Penn psychologists study intense awe astronauts feel viewing Earth from space
Picture Earth at the center of a frame. The planet looks unassuming, a fleck, its blue-and-white marbling stark against a black interstellar backdrop. Yet the image likely evokes some reaction.
Now imagine seeing this view from space.
Astronauts who experience Earth from orbit often report feelings of awe and wonder, of being transformed by what they describe as the magic such a perspective brings. This phenomenon is called the "overview effect," and researchers from the University of Pennsylvania's Positive Psychology Center are studying it to better understand the emotions astronauts commonly recount.
Penn research fellows David Yaden and Johannes Eichstaedt, and intern Jonathan Iwry, with colleagues from Thomas Jefferson University, the University of Houston and others, have several goals with this work: to look at implications for space flight as the aeronautical community heads toward years-long missions to places like Mars, and to understand how to induce a similar sensation for non-astronauts.
They published their findings in the March issue of the journal Psychology of Consciousness.
To understand the overview effect, Yaden and colleagues analyzed excerpts from astronauts from all over the world who documented viewing Earth from space. Themes emerged from the quotes, ideas like unity, vastness, connectedness, perception — in general, this sense of an overwhelming, life-changing moment.
"We watch sunsets whenever we travel to beautiful places to get a little taste of this kind of experience. These astronauts are having something more extreme," said Yaden, lead paper author. "By studying the more-extreme version of a general phenomenon, you can often learn more about it."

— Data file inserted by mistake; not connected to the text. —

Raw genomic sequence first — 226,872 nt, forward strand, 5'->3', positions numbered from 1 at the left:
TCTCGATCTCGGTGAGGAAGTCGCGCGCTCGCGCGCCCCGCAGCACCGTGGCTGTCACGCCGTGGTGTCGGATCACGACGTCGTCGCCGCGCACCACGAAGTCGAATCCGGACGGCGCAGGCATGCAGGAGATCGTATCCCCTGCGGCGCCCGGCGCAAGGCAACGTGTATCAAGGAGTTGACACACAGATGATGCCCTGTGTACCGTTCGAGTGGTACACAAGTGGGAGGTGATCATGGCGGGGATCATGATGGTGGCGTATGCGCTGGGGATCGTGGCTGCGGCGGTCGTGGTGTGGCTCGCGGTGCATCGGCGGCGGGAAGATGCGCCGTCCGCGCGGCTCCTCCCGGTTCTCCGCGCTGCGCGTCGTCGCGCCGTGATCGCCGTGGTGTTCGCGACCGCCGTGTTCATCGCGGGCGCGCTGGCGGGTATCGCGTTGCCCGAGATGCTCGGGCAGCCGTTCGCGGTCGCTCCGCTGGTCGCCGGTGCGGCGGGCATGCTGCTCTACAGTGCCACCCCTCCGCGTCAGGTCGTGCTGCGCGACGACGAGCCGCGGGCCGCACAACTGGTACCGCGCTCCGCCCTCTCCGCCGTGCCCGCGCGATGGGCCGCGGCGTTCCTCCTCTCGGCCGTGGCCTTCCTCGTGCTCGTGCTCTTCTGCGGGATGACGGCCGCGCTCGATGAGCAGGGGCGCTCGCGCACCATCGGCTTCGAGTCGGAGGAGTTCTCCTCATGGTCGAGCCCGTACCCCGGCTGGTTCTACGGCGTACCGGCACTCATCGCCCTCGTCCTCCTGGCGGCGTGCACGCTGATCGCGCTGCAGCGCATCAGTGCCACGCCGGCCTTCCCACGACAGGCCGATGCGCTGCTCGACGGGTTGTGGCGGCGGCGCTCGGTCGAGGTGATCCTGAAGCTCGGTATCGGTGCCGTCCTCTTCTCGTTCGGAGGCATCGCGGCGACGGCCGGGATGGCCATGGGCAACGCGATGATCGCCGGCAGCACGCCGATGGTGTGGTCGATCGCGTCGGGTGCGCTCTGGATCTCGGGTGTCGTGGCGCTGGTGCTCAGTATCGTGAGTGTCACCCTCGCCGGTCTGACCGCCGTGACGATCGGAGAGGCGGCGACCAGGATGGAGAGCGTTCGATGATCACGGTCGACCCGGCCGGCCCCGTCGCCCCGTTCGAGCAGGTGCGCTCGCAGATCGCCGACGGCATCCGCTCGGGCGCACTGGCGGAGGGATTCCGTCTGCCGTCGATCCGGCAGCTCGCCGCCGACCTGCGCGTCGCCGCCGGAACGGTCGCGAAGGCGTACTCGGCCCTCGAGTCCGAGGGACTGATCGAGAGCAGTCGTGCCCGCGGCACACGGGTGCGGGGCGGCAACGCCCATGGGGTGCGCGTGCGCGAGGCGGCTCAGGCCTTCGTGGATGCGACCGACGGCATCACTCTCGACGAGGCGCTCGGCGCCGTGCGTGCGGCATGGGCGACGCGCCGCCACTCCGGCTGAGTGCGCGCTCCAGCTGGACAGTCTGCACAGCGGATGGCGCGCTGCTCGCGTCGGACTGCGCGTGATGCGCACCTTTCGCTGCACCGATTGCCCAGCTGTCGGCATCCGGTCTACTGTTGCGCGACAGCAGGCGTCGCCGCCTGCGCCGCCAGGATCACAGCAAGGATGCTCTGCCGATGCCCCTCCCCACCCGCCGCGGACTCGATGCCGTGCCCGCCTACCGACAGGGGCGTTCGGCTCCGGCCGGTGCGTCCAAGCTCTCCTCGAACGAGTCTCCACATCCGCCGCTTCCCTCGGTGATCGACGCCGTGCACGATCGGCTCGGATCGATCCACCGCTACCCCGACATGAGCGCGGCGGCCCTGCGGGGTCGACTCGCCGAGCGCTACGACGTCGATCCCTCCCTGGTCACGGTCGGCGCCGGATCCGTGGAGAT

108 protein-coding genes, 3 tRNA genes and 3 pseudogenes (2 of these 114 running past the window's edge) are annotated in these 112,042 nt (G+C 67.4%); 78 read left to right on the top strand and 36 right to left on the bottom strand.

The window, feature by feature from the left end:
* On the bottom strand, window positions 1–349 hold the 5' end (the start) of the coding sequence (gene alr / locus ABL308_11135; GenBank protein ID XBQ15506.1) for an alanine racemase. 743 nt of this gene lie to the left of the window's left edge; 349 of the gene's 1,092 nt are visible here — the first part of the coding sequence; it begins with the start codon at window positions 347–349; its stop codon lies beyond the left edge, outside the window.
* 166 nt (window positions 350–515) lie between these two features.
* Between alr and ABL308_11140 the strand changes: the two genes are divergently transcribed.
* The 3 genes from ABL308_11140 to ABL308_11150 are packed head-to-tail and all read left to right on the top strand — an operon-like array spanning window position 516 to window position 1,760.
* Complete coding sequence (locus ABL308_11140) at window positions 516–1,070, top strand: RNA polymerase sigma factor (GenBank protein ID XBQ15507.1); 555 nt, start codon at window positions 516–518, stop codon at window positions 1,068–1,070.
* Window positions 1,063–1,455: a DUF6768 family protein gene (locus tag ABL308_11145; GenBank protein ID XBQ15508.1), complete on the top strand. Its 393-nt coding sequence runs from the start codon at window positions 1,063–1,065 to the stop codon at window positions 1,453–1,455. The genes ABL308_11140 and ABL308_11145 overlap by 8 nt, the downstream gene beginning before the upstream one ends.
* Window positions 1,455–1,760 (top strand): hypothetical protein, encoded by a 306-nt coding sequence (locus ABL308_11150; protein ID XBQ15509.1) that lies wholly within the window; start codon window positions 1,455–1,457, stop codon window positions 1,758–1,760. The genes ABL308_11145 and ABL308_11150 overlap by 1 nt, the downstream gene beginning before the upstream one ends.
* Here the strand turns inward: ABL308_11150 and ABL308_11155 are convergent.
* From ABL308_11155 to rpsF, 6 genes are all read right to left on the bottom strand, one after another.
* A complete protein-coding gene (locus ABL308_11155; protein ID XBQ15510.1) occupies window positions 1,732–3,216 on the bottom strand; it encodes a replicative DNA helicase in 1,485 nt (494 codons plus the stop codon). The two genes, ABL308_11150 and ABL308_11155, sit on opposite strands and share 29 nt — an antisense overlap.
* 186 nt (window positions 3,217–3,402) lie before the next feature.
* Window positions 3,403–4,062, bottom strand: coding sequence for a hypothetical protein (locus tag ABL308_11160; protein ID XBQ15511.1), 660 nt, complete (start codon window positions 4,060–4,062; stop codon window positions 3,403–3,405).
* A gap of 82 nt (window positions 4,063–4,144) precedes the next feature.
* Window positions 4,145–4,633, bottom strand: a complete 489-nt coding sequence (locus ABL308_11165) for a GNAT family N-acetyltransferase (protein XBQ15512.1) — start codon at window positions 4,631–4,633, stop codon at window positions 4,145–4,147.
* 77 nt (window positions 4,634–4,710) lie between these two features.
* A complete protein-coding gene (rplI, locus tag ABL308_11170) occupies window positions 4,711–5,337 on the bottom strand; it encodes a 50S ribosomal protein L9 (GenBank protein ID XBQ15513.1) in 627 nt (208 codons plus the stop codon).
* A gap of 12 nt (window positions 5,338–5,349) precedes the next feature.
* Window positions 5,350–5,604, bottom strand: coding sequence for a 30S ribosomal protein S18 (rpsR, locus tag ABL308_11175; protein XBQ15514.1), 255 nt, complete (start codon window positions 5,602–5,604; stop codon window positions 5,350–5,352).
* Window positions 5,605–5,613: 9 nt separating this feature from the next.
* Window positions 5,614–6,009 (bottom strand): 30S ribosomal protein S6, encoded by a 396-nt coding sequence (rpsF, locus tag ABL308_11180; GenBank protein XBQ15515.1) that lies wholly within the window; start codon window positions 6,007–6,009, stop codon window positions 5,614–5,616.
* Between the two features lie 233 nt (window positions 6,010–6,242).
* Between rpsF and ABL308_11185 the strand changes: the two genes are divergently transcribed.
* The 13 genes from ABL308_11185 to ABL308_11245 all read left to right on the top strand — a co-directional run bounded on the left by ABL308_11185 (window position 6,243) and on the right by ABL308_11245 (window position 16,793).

Yaden's research specialty is such self-transcendent or spiritual experiences. Most often, he said, they come entangled in a religious context, but not for astronauts.
"Space is so fascinating because it's a highly scientific, highly secular environment, so it doesn't have these connotations," he said. "We think of people who do a lot of meditation or climb mountains, people who are awe junkies, having these experiences. We don't [often] think of these very strict scientists reporting these blissful moments."
Not only that, but the experiences can be duplicated. "Behavior is extremely hard to change, so to stumble across something that has such a profound and reproducible effect," Eichstaedt said, "that should make psychologists sit up straight and say, 'What's going on here? How can we have more of this?'"
Part of that answer could result from a planned follow-up experiment using virtual reality that gives participants the chance to Earth-gaze. This could result in an experience similar to the overview effect. "In the end, what we care about is how to induce these experiences," Eichstaedt said. "They help people in some ways be more adaptive, feel more connected, reframe troubles."
The researchers also say psychology should be part of the equation for extended space missions, and they hope to create concrete recommendations for maintenance of astronaut well being long-term. In their estimation, the overview effect, a positive process already occurring in space flight, can help.
They're looking to the private sector, to groups like SpaceX, Blue Origin or Virgin Galactic, as an interim step to get there. But ideally, they're aiming to collaborate with astronauts already back from space and those on their way up.
"We're outlining a phenomenon that's fascinating," Yaden said. "This is our first step, and we hope that we can take this and go further."